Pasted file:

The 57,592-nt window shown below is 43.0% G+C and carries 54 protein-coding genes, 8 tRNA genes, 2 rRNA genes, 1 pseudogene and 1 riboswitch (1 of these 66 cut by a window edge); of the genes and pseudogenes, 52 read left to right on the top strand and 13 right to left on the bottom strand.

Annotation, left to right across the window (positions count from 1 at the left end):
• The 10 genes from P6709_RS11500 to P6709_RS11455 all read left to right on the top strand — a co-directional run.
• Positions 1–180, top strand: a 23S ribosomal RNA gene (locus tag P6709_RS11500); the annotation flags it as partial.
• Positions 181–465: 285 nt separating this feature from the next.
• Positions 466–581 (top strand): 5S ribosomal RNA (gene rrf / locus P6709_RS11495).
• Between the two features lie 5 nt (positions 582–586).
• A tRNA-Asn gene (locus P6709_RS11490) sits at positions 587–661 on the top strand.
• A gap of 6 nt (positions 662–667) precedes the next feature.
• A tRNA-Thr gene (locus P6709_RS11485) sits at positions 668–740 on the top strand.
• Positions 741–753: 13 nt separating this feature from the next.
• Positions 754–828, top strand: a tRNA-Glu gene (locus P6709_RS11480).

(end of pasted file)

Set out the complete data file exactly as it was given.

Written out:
The 57,592-nt window shown below is 43.0% G+C and carries 54 protein-coding genes, 8 tRNA genes, 2 rRNA genes, 1 pseudogene and 1 riboswitch (1 of these 66 cut by a window edge); of the genes and pseudogenes, 52 read left to right on the top strand and 13 right to left on the bottom strand.

Annotation, left to right across the window (positions count from 1 at the left end):
• The 10 genes from P6709_RS11500 to P6709_RS11455 all read left to right on the top strand — a co-directional run.
• Positions 1–180, top strand: a 23S ribosomal RNA gene (locus tag P6709_RS11500); the annotation flags it as partial.
• Positions 181–465: 285 nt separating this feature from the next.
• Positions 466–581 (top strand): 5S ribosomal RNA (gene rrf / locus P6709_RS11495).
• Between the two features lie 5 nt (positions 582–586).
• A tRNA-Asn gene (locus P6709_RS11490) sits at positions 587–661 on the top strand.
• A gap of 6 nt (positions 662–667) precedes the next feature.
• A tRNA-Thr gene (locus P6709_RS11485) sits at positions 668–740 on the top strand.
• Positions 741–753: 13 nt separating this feature from the next.
• Positions 754–828, top strand: a tRNA-Glu gene (locus P6709_RS11480).